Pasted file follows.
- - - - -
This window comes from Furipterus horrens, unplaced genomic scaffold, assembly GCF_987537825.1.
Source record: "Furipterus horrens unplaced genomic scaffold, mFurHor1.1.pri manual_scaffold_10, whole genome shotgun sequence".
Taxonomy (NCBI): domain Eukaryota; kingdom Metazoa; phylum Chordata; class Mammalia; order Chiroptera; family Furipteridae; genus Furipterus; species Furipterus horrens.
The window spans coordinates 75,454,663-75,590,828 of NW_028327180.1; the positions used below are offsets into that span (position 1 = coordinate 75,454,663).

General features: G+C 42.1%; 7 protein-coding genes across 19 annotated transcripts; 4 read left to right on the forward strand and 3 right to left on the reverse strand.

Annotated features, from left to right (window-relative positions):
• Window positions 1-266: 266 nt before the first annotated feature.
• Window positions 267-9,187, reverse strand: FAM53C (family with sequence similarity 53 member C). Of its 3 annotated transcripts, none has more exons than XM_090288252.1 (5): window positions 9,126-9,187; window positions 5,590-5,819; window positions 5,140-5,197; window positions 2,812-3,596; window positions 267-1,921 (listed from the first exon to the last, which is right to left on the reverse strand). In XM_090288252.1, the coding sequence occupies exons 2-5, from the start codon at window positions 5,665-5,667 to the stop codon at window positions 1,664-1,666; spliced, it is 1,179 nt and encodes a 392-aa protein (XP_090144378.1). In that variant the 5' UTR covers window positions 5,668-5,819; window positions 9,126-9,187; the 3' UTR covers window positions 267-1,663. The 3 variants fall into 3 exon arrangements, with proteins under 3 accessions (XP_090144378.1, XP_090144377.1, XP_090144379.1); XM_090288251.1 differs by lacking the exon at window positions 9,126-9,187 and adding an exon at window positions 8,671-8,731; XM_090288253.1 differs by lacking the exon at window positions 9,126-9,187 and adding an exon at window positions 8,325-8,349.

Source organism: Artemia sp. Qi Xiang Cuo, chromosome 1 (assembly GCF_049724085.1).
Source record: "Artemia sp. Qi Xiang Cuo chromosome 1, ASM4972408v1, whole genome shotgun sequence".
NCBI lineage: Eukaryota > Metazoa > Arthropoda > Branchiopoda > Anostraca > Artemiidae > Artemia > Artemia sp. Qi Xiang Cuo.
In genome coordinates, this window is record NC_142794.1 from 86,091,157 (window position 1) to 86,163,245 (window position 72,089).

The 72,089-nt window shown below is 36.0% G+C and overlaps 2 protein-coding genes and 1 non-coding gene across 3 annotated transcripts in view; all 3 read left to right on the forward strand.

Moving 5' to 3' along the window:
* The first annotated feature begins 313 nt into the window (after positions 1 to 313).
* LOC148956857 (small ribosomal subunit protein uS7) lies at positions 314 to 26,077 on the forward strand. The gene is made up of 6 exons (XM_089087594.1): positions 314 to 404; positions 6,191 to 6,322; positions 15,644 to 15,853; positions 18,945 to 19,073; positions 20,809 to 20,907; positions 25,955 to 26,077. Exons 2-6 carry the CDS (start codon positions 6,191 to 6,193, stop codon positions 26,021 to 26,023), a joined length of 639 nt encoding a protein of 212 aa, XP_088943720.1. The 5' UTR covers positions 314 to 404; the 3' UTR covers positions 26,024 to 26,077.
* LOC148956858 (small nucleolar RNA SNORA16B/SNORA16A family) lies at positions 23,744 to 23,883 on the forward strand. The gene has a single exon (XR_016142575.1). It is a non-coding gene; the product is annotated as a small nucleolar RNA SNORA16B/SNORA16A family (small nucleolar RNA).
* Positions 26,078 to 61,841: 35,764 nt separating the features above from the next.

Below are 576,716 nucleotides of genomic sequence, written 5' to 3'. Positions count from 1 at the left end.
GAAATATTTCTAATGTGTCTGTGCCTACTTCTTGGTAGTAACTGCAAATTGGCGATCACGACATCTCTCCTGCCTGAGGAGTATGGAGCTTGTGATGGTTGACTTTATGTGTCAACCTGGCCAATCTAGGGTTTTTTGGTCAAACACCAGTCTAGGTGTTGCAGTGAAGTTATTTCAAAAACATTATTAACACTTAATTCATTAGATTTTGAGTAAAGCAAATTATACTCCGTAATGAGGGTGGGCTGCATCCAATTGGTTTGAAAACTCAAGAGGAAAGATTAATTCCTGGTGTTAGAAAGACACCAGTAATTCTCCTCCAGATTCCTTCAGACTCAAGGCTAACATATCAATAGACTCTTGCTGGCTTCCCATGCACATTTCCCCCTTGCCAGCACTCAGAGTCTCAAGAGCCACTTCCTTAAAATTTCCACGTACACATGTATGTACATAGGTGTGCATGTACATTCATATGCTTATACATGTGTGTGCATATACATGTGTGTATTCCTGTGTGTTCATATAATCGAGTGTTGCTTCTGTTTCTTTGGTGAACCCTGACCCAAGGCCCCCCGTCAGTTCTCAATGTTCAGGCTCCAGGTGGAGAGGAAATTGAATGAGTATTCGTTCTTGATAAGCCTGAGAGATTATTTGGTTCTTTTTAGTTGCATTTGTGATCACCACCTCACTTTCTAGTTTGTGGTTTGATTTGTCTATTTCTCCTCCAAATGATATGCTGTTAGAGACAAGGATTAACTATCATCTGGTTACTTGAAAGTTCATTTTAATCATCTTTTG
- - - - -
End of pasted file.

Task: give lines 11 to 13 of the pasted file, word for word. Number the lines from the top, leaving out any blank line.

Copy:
NCBI lineage: Eukaryota > Metazoa > Arthropoda > Branchiopoda > Anostraca > Artemiidae > Artemia > Artemia sp. Qi Xiang Cuo.
In genome coordinates, this window is record NC_142794.1 from 86,091,157 (window position 1) to 86,163,245 (window position 72,089).

The 72,089-nt window shown below is 36.0% G+C and overlaps 2 protein-coding genes and 1 non-coding gene across 3 annotated transcripts in view; all 3 read left to right on the forward strand.